In the Arsenale, the obnoxious mixed with the reserved-the artwork that is. The experience of passing through and experiencing the Arsenal's pre-industrial, cavernous, unswerving space involved battling several heavily political works, a plethora of chaotic, junk aesthetic works, and ignoring the raucous art installations which begged for attention (such as the Little Men videos from Russians Blue Noses). Great works like Mona Hatoum's + and - were difficult to view in the cluttered setting. The Centre of Attention offered up something atypical and perhaps cathartic to the other artworks. Swansong is a combination of the curators' interactive activity and artists' objects of their choosing brought together to a unified conceptual show. Their work was a minimal surprise-a bright and simple concept. The passerby first notices the heart of their Swansong exhibition space, a giant pedestal block. Maybe there is a person who seem to be dead laying on it, or it is empty. Regardless, there is an attendant sitting at a desk with a computer to beckon the curious viewer to ask what the show is about. The attendant explains that visitors may pick a song for their funeral and lie down on the pedestal (large enough for most to feel comfortable to lie on) while the computer streams the mp3 over speakers in the space. Under a spot light, the observer-come-participant lies horizontally and encounters their funeral, for the length of their song of choice and in front of any passersby. This non threatening exhibit may have caused a few chuckles while the symbolic action of playing dead may have made others uncomfortable. Even though the interactive part stands out the most in the Swansong exhibit, the show must be read in its entirety.
There are three artworks curated within Swansong shown on the walls of exhibition, a few of whom may not be as easily recognized as some of the other artists showing in the Biennale. The group of artists has an aura of the absurd, the derelict, and an outsider status to them, each having worked with Centre of Attention in the past and either being from or residing in Britain. The works were hung contemporaneously-sparingly around the room in odd heights around the room. Benedict Carpenter is a British artist with an unusual knack for casting, in any material. For his work the Centre of Attention, Poppy, a stencil of a flower was used to spray paint its image in red onto a sheet of paper, and the paint has dripped to form its stem; a concise action which created a hazy, drippy maybe bleeding flower. The significance of the poppy is connected to war and death as a popular symbol of remembrance for soldiers who died in battle, after a certain red corn poppy which grew in certain battlefields in Europe . This symbology seems appropriate within Swansong and the British involvement within the quagmire of Iraq.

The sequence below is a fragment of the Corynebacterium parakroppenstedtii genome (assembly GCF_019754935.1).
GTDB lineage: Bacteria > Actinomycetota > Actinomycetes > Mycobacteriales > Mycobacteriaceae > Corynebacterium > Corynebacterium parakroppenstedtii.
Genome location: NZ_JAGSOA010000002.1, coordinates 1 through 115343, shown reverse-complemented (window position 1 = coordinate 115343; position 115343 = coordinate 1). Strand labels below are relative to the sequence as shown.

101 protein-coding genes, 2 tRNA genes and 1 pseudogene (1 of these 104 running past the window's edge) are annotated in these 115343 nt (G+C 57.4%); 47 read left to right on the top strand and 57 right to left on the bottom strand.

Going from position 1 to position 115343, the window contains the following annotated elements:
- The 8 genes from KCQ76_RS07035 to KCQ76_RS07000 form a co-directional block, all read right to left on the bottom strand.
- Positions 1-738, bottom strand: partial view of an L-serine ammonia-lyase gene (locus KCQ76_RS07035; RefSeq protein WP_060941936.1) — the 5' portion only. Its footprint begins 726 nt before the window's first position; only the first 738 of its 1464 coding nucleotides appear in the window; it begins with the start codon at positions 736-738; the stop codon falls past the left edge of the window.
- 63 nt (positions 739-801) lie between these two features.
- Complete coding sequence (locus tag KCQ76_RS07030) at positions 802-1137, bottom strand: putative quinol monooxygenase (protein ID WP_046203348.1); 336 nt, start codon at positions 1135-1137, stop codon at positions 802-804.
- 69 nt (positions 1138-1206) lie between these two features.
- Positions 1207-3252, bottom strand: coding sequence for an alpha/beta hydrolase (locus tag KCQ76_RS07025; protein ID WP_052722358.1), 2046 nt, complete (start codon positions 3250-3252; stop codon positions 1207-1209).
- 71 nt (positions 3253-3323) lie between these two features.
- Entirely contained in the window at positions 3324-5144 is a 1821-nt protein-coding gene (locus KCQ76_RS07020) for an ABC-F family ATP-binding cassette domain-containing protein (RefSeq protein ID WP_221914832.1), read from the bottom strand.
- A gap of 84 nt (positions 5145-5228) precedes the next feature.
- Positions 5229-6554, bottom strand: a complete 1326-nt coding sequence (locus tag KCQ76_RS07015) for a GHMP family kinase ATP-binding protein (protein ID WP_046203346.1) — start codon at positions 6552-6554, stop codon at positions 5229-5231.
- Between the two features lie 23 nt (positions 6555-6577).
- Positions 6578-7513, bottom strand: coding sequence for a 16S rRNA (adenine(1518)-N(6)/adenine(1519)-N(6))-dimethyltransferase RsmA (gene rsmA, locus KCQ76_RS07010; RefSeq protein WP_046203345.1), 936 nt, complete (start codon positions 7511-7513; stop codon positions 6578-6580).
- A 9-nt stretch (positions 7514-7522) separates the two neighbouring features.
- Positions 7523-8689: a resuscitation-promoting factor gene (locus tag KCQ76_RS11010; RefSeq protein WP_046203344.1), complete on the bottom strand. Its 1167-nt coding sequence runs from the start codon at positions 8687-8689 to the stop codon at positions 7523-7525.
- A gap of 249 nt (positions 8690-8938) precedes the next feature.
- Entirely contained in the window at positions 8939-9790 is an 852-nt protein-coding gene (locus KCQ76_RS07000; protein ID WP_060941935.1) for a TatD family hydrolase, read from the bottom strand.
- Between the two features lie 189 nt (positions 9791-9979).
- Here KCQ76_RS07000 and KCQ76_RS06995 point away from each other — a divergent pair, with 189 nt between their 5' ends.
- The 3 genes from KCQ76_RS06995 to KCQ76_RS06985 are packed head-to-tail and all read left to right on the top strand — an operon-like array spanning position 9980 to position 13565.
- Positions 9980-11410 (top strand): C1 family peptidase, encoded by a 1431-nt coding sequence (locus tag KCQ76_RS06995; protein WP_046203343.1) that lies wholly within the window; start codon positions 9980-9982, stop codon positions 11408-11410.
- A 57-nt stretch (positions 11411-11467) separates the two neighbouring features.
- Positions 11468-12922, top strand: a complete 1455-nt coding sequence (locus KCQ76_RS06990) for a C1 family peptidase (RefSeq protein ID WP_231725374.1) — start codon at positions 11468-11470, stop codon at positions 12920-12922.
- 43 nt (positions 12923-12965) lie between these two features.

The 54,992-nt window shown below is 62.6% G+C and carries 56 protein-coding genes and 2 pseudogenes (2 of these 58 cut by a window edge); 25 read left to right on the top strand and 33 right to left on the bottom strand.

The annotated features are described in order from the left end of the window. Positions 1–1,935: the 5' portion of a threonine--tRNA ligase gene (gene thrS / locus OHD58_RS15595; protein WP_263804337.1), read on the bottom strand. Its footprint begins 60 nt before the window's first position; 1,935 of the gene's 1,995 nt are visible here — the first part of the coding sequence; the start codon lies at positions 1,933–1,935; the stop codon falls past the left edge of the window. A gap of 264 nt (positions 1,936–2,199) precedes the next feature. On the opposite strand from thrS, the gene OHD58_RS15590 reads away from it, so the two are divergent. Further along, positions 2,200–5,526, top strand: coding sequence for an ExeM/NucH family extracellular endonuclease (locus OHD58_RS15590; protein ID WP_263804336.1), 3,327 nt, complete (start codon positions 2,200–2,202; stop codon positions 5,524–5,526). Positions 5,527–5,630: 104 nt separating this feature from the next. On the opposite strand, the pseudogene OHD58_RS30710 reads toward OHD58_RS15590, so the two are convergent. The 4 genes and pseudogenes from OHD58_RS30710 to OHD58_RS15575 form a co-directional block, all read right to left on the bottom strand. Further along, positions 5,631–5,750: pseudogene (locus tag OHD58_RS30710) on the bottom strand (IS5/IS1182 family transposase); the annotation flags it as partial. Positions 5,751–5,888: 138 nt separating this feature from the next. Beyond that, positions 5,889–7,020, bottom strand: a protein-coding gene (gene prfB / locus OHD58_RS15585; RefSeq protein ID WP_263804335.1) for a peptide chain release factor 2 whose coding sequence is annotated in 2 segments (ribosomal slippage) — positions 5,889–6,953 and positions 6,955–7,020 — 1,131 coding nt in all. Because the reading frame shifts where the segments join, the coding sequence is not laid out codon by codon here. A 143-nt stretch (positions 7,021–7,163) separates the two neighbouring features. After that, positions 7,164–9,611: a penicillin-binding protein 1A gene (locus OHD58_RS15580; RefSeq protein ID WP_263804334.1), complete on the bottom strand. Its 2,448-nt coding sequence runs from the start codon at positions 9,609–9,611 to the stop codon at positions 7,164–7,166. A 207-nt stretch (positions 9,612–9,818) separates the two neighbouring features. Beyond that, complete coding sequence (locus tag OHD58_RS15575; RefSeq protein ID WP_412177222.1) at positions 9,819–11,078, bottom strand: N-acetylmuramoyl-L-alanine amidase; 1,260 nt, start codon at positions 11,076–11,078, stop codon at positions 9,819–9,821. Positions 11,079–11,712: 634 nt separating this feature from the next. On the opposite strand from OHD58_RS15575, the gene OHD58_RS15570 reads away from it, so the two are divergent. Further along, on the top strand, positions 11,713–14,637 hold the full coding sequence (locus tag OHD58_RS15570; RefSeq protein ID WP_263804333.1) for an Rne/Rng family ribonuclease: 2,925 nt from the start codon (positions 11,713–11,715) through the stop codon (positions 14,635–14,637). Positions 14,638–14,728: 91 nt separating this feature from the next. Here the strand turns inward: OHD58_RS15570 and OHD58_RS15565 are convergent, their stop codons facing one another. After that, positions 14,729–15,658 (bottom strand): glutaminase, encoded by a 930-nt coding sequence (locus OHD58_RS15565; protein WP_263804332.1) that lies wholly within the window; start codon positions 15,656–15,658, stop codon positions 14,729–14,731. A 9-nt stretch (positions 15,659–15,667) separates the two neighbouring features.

House of O'Dwyer is a London based group who make photos and collages of fashion and popular culture, much of whose fodder is British. Their work on view was a collage on a wood board; on the left of the board is a drawing of black and white flowers with a drawn ribbon which reads "Say it with Flowers," and the right has only a real green ribbon attached to the board. Maybe the green ribbon signifies the contemporary trend to wear different color ribbons and bracelets to support a cause (which is awareness of an issue but not a remedy). A bigger stretch of meaning would be the association to the Green Ribbon Club in 17th century London, an early political group who promoted the Anglican leader Titus Oates who was dismissed for drunkenness and sodomy, then became a curate, (or a person who is invested with the care, or cure, of souls of a parish,) but was again expelled for theft, drunkenness, and alleged sodomy. The rest of Oates' life was a continuation of him propagating a series of witch hunts in the name of his church. This is an interpretive stretch, but one worth looking into, especially the play on the word curate. The work is exudes a complacent feeling about the world.
British artist Damien Roach's mixed media installation, A Small Big Thing, aimed to trick to the viewer. Looking at a screen of floating white flakes which appears to be a snowstorm, the viewer is surprised to learn they are actually viewing a live feed of a camera shooting the dust particles floating in the space. "Dust to dust, ashes to ashes"-this work is conceptually swift and technologically meager in its statement. This is an important observation given the importance of showmanship at the Biennale.